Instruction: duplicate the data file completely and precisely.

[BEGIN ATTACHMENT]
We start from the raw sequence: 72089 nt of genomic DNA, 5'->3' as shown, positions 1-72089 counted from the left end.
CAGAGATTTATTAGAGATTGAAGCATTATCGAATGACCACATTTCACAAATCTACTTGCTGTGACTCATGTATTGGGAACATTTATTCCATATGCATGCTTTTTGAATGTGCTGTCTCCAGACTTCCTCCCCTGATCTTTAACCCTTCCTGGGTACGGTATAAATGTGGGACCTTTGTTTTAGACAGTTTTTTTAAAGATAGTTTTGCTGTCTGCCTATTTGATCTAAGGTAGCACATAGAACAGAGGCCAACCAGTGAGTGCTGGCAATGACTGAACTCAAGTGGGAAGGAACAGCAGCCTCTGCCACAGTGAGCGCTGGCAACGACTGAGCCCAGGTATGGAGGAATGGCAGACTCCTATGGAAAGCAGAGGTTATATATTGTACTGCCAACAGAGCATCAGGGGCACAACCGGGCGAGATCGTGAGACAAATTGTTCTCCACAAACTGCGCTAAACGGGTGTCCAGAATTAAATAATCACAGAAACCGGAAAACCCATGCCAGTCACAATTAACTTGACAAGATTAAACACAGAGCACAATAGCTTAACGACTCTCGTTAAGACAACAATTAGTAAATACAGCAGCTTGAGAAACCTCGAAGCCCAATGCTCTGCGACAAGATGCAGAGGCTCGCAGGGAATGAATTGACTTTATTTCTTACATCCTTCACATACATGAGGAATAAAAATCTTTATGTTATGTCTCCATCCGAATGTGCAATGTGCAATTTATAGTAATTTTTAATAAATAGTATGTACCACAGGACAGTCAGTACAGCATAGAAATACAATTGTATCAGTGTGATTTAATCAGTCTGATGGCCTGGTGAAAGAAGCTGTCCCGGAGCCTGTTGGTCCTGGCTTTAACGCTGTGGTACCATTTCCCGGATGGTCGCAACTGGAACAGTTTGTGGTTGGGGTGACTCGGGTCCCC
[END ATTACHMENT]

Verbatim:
We start from the raw sequence: 72089 nt of genomic DNA, 5'->3' as shown, positions 1-72089 counted from the left end.
CAGAGATTTATTAGAGATTGAAGCATTATCGAATGACCACATTTCACAAATCTACTTGCTGTGACTCATGTATTGGGAACATTTATTCCATATGCATGCTTTTTGAATGTGCTGTCTCCAGACTTCCTCCCCTGATCTTTAACCCTTCCTGGGTACGGTATAAATGTGGGACCTTTGTTTTAGACAGTTTTTTTAAAGATAGTTTTGCTGTCTGCCTATTTGATCTAAGGTAGCACATAGAACAGAGGCCAACCAGTGAGTGCTGGCAATGACTGAACTCAAGTGGGAAGGAACAGCAGCCTCTGCCACAGTGAGCGCTGGCAACGACTGAGCCCAGGTATGGAGGAATGGCAGACTCCTATGGAAAGCAGAGGTTATATATTGTACTGCCAACAGAGCATCAGGGGCACAACCGGGCGAGATCGTGAGACAAATTGTTCTCCACAAACTGCGCTAAACGGGTGTCCAGAATTAAATAATCACAGAAACCGGAAAACCCATGCCAGTCACAATTAACTTGACAAGATTAAACACAGAGCACAATAGCTTAACGACTCTCGTTAAGACAACAATTAGTAAATACAGCAGCTTGAGAAACCTCGAAGCCCAATGCTCTGCGACAAGATGCAGAGGCTCGCAGGGAATGAATTGACTTTATTTCTTACATCCTTCACATACATGAGGAATAAAAATCTTTATGTTATGTCTCCATCCGAATGTGCAATGTGCAATTTATAGTAATTTTTAATAAATAGTATGTACCACAGGACAGTCAGTACAGCATAGAAATACAATTGTATCAGTGTGATTTAATCAGTCTGATGGCCTGGTGAAAGAAGCTGTCCCGGAGCCTGTTGGTCCTGGCTTTAACGCTGTGGTACCATTTCCCGGATGGTCGCAACTGGAACAGTTTGTGGTTGGGGTGACTCGGGTCCCC